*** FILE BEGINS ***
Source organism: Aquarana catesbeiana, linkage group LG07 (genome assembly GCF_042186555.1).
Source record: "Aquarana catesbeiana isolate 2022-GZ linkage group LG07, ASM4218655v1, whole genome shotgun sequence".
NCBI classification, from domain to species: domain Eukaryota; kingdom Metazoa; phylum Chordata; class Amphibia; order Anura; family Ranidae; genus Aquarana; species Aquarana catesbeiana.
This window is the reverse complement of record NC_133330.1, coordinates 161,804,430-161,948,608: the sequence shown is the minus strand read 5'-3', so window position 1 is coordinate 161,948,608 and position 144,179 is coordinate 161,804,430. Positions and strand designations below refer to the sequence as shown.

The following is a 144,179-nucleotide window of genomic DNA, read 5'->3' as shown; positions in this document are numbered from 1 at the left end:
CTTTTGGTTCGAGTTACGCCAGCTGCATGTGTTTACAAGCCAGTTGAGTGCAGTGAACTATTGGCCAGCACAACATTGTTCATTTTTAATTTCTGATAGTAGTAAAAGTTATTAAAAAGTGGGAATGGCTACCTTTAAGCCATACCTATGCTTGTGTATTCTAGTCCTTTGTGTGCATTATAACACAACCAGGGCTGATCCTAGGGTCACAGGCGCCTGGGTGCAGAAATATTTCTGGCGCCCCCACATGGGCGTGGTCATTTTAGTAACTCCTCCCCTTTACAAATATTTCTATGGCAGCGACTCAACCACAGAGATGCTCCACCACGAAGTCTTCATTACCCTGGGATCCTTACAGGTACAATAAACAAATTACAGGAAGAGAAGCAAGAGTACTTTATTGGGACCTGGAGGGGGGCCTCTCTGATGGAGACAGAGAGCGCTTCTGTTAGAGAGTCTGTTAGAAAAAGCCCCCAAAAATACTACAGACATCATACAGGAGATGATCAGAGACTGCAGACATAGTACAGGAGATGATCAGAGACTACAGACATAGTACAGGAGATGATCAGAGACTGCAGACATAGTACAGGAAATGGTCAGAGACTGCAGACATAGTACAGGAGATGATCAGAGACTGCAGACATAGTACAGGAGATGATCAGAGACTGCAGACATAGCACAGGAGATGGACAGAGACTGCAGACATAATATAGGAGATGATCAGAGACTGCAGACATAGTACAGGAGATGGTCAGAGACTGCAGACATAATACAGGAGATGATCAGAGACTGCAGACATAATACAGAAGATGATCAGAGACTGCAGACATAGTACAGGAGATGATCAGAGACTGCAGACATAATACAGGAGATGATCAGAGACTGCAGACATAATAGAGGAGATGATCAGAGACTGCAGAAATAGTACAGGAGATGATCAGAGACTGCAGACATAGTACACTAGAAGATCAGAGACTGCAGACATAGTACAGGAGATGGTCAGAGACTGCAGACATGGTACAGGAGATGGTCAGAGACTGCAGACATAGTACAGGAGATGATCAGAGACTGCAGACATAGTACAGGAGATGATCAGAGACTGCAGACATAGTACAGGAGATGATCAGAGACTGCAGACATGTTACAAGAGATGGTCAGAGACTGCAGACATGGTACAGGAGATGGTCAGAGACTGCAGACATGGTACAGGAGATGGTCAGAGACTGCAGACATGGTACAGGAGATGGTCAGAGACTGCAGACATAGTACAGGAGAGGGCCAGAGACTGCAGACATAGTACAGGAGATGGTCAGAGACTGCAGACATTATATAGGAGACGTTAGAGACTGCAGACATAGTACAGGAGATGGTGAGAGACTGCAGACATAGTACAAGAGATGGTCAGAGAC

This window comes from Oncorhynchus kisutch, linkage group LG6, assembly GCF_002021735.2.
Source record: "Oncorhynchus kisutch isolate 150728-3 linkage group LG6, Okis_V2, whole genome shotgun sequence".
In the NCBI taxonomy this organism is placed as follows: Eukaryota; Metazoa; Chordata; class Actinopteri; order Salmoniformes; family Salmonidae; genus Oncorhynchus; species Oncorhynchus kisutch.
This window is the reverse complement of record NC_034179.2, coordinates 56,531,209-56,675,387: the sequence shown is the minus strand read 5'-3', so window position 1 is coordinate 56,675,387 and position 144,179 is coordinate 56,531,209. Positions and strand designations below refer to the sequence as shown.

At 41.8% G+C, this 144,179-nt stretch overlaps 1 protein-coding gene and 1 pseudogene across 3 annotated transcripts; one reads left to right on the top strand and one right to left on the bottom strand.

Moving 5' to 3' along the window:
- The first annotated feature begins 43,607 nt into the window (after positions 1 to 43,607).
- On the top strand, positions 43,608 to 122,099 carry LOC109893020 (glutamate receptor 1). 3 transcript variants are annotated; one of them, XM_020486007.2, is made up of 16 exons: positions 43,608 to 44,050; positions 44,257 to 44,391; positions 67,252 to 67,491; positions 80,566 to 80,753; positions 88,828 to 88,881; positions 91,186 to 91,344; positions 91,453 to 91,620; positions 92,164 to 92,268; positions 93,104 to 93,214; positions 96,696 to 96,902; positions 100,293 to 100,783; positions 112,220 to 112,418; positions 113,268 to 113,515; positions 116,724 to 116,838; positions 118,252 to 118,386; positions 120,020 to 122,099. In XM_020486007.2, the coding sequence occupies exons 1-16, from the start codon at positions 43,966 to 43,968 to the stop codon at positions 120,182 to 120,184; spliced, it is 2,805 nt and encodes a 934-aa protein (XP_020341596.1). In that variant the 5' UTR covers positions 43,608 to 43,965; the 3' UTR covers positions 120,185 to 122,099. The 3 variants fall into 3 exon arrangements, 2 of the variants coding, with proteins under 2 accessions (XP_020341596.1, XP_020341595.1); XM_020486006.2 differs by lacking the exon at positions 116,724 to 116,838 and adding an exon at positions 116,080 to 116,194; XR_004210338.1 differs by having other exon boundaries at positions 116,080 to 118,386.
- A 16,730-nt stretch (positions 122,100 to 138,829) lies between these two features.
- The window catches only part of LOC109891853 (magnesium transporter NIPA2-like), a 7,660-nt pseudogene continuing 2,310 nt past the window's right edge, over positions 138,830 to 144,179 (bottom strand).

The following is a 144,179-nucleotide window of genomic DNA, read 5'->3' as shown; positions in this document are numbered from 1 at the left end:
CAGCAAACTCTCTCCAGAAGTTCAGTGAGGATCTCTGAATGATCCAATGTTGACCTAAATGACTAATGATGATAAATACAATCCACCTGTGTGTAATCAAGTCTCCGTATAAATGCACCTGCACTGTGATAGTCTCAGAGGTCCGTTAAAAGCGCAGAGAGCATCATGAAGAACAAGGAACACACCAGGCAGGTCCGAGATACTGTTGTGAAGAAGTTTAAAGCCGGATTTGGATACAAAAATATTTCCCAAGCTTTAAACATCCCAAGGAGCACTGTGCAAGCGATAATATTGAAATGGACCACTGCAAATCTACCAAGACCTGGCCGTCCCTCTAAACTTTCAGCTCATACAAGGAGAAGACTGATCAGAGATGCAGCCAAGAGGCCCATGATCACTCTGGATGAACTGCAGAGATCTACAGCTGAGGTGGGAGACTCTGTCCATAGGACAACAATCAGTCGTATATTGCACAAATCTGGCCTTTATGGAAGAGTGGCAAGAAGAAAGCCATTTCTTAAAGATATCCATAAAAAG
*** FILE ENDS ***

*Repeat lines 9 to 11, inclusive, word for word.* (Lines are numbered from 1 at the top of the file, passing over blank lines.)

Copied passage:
In the NCBI taxonomy this organism is placed as follows: Eukaryota; Metazoa; Chordata; class Actinopteri; order Salmoniformes; family Salmonidae; genus Oncorhynchus; species Oncorhynchus kisutch.
This window is the reverse complement of record NC_034179.2, coordinates 56,531,209-56,675,387: the sequence shown is the minus strand read 5'-3', so window position 1 is coordinate 56,675,387 and position 144,179 is coordinate 56,531,209. Positions and strand designations below refer to the sequence as shown.

At 41.8% G+C, this 144,179-nt stretch overlaps 1 protein-coding gene and 1 pseudogene across 3 annotated transcripts; one reads left to right on the top strand and one right to left on the bottom strand.